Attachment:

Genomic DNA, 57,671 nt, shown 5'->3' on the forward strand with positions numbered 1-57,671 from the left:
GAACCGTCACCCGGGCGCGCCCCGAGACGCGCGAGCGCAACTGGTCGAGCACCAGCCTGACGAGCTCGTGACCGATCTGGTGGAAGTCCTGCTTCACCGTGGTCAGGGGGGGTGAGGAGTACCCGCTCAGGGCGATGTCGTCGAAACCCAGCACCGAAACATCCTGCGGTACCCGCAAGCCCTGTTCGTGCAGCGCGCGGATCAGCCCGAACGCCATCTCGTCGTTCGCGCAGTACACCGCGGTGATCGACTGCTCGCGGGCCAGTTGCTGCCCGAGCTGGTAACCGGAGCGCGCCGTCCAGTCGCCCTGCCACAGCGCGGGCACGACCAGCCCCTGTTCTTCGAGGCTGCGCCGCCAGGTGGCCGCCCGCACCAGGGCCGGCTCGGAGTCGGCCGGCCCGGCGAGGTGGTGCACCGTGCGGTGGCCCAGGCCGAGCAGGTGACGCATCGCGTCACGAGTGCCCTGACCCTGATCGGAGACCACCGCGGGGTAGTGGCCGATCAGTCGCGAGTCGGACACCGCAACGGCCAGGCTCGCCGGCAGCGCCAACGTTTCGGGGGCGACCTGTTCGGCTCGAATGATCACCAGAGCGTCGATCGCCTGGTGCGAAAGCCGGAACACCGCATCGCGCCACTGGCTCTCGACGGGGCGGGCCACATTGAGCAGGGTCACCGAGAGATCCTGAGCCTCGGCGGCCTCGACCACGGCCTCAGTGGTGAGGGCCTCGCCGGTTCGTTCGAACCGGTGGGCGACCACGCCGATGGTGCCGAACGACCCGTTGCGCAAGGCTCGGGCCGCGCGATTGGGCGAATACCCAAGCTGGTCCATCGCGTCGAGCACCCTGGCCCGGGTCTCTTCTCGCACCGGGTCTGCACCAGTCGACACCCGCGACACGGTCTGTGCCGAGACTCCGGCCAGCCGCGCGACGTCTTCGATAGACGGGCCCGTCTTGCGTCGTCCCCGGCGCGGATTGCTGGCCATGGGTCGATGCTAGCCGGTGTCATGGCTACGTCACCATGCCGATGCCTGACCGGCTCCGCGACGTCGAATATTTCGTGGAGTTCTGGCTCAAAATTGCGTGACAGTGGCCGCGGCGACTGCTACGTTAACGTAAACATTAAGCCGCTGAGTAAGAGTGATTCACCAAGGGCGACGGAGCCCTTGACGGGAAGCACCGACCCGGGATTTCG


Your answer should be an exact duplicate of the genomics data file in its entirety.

Genomic DNA, 57,671 nt, shown 5'->3' on the forward strand with positions numbered 1-57,671 from the left:
GAACCGTCACCCGGGCGCGCCCCGAGACGCGCGAGCGCAACTGGTCGAGCACCAGCCTGACGAGCTCGTGACCGATCTGGTGGAAGTCCTGCTTCACCGTGGTCAGGGGGGGTGAGGAGTACCCGCTCAGGGCGATGTCGTCGAAACCCAGCACCGAAACATCCTGCGGTACCCGCAAGCCCTGTTCGTGCAGCGCGCGGATCAGCCCGAACGCCATCTCGTCGTTCGCGCAGTACACCGCGGTGATCGACTGCTCGCGGGCCAGTTGCTGCCCGAGCTGGTAACCGGAGCGCGCCGTCCAGTCGCCCTGCCACAGCGCGGGCACGACCAGCCCCTGTTCTTCGAGGCTGCGCCGCCAGGTGGCCGCCCGCACCAGGGCCGGCTCGGAGTCGGCCGGCCCGGCGAGGTGGTGCACCGTGCGGTGGCCCAGGCCGAGCAGGTGACGCATCGCGTCACGAGTGCCCTGACCCTGATCGGAGACCACCGCGGGGTAGTGGCCGATCAGTCGCGAGTCGGACACCGCAACGGCCAGGCTCGCCGGCAGCGCCAACGTTTCGGGGGCGACCTGTTCGGCTCGAATGATCACCAGAGCGTCGATCGCCTGGTGCGAAAGCCGGAACACCGCATCGCGCCACTGGCTCTCGACGGGGCGGGCCACATTGAGCAGGGTCACCGAGAGATCCTGAGCCTCGGCGGCCTCGACCACGGCCTCAGTGGTGAGGGCCTCGCCGGTTCGTTCGAACCGGTGGGCGACCACGCCGATGGTGCCGAACGACCCGTTGCGCAAGGCTCGGGCCGCGCGATTGGGCGAATACCCAAGCTGGTCCATCGCGTCGAGCACCCTGGCCCGGGTCTCTTCTCGCACCGGGTCTGCACCAGTCGACACCCGCGACACGGTCTGTGCCGAGACTCCGGCCAGCCGCGCGACGTCTTCGATAGACGGGCCCGTCTTGCGTCGTCCCCGGCGCGGATTGCTGGCCATGGGTCGATGCTAGCCGGTGTCATGGCTACGTCACCATGCCGATGCCTGACCGGCTCCGCGACGTCGAATATTTCGTGGAGTTCTGGCTCAAAATTGCGTGACAGTGGCCGCGGCGACTGCTACGTTAACGTAAACATTAAGCCGCTGAGTAAGAGTGATTCACCAAGGGCGACGGAGCCCTTGACGGGAAGCACCGACCCGGGATTTCG